This tone characterizes much of the book and is one of its charms. Once Herzog commits to his mission, there is no stopping him — to turn back or quit the film would be unthinkable the more hardships he and his crew endure. Yet this is not the journal of an obsessive, maniacal personality; it is written in a laid-back, witty style by a man who clearly sees the multiple ironies and absurdities of his situation. Herzog’s view of nature as a hostile force is an ongoing theme, but his voice rarely becomes angry or irate; it is almost as if he thinks his own destruction is nature’s inherent purpose, and he calmly accepts this even as he fights against it. In this way, Conquest of the Useless becomes more than merely a diary of a film production; it is a larger-than-life saga of one man’s epic battle against the forces aligned against him, both natural and manmade. It is Herzog’s autobiographical version of Moby Dick.

Ultimately, the greatest value of Conquest of the Useless is its demystification of the myths and legends that have grown around Fitzcarraldo’s making. In answer to the question of what the book offers not already provided by Blank’s documentary, DVD supplements and Herzog’s other interviews and writings, it is this: a first-person perspective on the chaos without the benefit of hindsight. When these journals were written, Herzog had no idea his film would go on to be a classic, or even that it would ever be finished; his is the point of view of a director in the trenches, dealing with everything from temperamental actors and destroyed equipment to local tribal conflicts and an unusually large cockroach in the shower. This gives Conquest of the Useless an immediacy lacking in Burden of Dreams and other later accounts and thus offers a unique insight into Herzog’s state of mind at the time. He comes across not as a madman or a genius, but as a working director just trying to get the shot — the extraordinary circumstances in which he tries to do his work are what make his achievement, and Conquest of the Useless itself, so remarkable.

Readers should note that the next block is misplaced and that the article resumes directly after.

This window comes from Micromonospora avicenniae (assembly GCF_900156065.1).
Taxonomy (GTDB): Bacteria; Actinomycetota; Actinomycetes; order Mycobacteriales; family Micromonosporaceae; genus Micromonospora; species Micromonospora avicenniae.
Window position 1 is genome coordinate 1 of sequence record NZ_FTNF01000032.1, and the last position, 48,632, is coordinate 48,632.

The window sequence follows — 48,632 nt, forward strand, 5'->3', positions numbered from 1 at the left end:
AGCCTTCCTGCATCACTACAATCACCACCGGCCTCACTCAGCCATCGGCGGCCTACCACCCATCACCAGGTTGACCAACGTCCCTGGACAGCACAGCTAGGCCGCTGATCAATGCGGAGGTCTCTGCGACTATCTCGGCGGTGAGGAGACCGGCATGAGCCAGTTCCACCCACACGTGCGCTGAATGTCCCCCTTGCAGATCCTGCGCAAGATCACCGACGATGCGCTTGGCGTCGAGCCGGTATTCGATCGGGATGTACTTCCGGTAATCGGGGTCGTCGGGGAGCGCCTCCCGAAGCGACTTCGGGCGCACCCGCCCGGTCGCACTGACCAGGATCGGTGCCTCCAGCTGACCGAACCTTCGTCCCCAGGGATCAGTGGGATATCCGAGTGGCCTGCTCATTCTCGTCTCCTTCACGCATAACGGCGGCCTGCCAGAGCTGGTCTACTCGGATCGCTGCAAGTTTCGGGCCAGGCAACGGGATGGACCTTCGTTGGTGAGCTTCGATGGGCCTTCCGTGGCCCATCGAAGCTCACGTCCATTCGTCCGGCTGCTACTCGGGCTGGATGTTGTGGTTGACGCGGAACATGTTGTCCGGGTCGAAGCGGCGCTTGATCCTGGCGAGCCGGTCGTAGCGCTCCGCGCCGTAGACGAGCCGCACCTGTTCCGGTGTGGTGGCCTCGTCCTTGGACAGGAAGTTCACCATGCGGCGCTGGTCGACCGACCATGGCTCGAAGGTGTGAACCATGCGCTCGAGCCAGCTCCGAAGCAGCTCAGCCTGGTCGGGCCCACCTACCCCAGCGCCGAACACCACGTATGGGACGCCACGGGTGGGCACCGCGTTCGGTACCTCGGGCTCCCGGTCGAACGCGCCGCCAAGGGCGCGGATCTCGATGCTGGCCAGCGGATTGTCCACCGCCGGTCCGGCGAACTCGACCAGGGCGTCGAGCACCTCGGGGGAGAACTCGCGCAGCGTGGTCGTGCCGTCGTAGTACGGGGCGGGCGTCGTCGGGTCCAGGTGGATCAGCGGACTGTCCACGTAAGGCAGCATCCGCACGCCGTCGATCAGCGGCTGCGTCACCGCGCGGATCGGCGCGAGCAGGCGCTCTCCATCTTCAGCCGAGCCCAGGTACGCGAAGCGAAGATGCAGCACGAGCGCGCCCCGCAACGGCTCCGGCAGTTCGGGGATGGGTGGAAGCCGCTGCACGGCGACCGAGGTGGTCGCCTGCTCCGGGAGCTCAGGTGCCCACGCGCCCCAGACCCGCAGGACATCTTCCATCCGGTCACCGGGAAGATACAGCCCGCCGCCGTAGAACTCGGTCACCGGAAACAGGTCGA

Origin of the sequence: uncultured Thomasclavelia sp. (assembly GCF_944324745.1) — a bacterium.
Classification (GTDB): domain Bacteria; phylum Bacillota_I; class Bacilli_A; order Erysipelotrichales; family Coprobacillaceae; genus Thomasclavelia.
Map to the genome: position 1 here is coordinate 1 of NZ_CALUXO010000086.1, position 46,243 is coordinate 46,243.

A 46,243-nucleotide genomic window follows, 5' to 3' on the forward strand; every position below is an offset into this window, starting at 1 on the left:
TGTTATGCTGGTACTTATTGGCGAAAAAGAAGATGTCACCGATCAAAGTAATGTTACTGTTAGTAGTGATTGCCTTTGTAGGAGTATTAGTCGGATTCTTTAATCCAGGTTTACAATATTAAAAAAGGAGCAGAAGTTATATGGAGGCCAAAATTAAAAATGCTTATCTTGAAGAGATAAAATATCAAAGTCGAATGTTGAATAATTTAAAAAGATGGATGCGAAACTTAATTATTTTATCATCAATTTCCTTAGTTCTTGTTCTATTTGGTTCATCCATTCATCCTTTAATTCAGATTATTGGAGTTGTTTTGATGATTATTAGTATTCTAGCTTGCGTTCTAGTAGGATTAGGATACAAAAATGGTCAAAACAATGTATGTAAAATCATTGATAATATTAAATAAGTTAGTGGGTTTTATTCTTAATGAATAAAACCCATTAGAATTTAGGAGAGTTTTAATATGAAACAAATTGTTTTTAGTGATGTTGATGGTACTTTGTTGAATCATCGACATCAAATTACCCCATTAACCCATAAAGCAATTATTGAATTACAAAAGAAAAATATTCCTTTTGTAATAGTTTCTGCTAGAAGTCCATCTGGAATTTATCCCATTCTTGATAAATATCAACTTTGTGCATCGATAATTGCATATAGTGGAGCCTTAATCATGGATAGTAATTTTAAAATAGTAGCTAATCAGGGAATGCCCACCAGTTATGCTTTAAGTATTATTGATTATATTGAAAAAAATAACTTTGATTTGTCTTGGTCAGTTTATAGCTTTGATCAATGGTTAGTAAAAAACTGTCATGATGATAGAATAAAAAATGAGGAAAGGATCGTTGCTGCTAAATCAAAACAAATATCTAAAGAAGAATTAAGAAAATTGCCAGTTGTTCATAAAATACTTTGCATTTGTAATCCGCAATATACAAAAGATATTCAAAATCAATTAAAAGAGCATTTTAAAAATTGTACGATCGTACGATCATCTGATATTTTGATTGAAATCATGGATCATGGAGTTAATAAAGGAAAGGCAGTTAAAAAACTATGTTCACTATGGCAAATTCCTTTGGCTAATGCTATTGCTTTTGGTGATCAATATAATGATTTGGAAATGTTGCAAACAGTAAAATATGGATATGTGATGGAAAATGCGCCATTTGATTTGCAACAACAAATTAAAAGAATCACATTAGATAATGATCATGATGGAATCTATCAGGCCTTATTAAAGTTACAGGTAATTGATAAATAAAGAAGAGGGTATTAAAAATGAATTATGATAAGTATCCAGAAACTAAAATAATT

Ecco
$24.99 hardcover


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Orson Welles and the Unfinished RKO Projects
by Marguerite H. Rippy
Reviewed by Jim Hemphill

According to Joseph McBride’s book Whatever Happened to Orson Welles?, actor-producer-writer-director Orson Welles was fond of saying, “God, how they’ll love me when I’m dead!”  More prophetic words were never spoken; in the last five years alone, major studies like McBride’s, Jonathan Rosenbaum’s Discovering Orson Welles, Simon Callow’s Hello Americans and Catherine L. Benamou’s Orson Welles’s Pan-American Odyssey have been published. These and other texts, including exemplary special editions of Mr. Arkadin and Touch of Evil on DVD, have comprised an explosion in Welles scholarship in the 21st century, and it is a testament to both Welles’s richness as an artist and the rigor of his critics that new perspectives on his work continue to proliferate.  

The latest addition to the ongoing conversation about Welles is Marguerite H. Rippy’s Orson Welles and the Unfinished RKO Projects, which focuses on the director’s work in the 1940s. During that period, he made Citizen Kane and The Magnificent Ambersons, as well as the aborted It’s All True, the movie largely responsible for derailing his career in Hollywood. He also embarked on a number of lesser known productions left unfinished but which offer key insights into his working methods, thematic preoccupations and enduring legacy in American filmmaking. Utilizing the vast collection of Welles materials at the Lilly Library in Bloomington, Ind., Rippy dissects these incomplete works, which include adaptations of Joseph Conrad’s Heart of Darkness and Charles Dickens’ Pickwick Papers, the biblical bio-pic Life of Christ and, of course, It’s All True. Rippy’s argument is Welles’s unfinished works are as complex as his completed ones, and, in some cases, are so sophisticated they call into question the very notion of “finished” art.  

Rippy convincingly asserts Welles’s unfinished productions provide vital links in his development as an artist in that they represent key steps in his evolution from classical storyteller to postmodern commentator. As Welles progressed over the decades, he became a more and more self-conscious artist, integrating commentary on his own methods into the texts themselves, culminating in his radical late film F for Fake. That movie blurred lines between documentary and fiction and questioned the very possibility of “truth” in storytelling; it was revolutionary in 1974, yet Rippy points out Welles was exploring these questions even before Citizen Kane.  Orson Welles and the Unfinished RKO Projects uses scripts, memoranda and other documents from the Welles archives in conjunction with studies of his Mercury Theatre radio broadcasts to chart precisely how the director moved from a strategy of classical adaptation to a more radical inquiry into the boundaries between truth and fiction.